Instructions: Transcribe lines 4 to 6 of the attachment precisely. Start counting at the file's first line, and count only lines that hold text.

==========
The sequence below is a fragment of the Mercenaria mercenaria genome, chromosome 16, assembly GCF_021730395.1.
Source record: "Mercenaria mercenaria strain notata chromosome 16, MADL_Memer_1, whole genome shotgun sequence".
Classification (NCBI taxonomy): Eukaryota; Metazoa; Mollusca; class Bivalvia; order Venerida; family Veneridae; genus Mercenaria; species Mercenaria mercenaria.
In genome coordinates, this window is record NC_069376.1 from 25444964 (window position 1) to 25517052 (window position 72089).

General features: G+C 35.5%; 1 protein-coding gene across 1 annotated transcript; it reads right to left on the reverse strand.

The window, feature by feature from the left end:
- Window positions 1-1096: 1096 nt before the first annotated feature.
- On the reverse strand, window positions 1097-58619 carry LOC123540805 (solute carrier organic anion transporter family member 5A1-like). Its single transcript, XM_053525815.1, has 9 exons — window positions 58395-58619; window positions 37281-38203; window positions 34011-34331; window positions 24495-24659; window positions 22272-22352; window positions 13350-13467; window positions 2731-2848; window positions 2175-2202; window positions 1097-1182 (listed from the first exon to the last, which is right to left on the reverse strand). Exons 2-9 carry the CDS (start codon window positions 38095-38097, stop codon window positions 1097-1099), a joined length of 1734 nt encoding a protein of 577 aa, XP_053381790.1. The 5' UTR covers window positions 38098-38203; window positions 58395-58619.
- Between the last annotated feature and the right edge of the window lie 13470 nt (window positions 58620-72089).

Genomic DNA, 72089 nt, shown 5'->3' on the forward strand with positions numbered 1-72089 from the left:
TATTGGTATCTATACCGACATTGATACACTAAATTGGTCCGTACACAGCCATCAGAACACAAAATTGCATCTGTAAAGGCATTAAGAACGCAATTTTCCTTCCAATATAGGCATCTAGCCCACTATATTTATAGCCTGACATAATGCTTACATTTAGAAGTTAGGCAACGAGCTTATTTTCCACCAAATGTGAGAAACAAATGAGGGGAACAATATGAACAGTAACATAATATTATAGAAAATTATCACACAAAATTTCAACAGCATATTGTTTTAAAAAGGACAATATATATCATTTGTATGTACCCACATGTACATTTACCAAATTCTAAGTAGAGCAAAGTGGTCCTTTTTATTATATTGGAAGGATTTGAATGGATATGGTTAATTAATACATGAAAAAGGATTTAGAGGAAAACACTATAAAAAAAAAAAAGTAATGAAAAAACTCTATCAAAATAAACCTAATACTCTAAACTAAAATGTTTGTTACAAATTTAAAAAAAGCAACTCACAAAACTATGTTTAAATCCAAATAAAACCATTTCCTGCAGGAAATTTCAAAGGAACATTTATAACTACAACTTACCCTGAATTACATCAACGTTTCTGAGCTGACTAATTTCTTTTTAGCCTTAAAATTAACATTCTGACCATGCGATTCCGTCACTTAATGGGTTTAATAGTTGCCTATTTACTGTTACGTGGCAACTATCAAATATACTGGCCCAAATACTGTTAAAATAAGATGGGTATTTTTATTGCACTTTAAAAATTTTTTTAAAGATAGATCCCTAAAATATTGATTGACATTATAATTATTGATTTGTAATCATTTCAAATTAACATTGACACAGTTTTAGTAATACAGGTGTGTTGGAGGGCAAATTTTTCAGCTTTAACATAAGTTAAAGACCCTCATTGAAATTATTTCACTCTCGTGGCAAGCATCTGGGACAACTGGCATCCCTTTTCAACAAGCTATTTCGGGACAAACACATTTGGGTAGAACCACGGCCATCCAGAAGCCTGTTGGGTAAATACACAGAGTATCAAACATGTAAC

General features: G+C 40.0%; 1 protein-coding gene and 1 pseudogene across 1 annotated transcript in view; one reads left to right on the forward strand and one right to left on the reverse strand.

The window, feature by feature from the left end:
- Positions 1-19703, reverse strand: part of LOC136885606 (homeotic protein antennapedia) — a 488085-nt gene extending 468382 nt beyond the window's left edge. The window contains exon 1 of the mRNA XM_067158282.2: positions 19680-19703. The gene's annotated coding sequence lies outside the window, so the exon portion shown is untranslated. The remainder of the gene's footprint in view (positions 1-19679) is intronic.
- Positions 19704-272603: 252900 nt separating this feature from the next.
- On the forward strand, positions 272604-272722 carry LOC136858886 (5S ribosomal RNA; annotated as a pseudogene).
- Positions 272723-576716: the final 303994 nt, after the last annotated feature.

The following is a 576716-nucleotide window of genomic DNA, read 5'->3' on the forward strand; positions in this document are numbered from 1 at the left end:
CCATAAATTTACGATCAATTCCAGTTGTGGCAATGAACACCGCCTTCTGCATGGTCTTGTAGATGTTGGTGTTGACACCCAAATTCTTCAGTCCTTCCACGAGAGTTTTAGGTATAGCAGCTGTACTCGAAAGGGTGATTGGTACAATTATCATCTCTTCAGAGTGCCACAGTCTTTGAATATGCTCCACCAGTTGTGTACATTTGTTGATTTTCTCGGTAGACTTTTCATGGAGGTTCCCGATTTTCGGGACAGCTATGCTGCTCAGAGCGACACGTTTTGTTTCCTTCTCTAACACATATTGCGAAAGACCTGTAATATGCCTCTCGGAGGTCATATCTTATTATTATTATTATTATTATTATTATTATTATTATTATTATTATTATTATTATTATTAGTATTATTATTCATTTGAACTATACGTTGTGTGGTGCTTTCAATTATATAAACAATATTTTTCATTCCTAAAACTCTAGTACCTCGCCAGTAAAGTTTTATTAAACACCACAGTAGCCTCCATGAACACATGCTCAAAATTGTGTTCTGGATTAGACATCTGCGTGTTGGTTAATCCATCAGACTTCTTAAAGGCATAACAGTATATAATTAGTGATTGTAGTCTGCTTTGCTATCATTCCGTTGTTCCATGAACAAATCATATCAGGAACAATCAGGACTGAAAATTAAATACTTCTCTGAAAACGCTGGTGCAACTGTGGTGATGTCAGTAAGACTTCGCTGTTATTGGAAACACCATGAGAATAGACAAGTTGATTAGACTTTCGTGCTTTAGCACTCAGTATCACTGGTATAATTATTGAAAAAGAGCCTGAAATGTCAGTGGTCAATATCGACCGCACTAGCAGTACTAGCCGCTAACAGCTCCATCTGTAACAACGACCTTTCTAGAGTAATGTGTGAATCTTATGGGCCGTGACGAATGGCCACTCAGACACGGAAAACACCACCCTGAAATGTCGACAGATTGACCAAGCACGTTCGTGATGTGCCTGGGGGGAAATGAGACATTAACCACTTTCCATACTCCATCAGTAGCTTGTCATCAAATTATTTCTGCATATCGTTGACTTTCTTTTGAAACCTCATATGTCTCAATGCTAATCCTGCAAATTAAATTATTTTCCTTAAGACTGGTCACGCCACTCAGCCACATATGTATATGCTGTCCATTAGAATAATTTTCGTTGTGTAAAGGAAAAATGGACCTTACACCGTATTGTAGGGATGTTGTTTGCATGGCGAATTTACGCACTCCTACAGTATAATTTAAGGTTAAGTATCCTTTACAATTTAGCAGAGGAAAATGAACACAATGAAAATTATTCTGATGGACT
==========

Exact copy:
In genome coordinates, this window is record NC_069376.1 from 25444964 (window position 1) to 25517052 (window position 72089).

General features: G+C 35.5%; 1 protein-coding gene across 1 annotated transcript; it reads right to left on the reverse strand.

The window, feature by feature from the left end: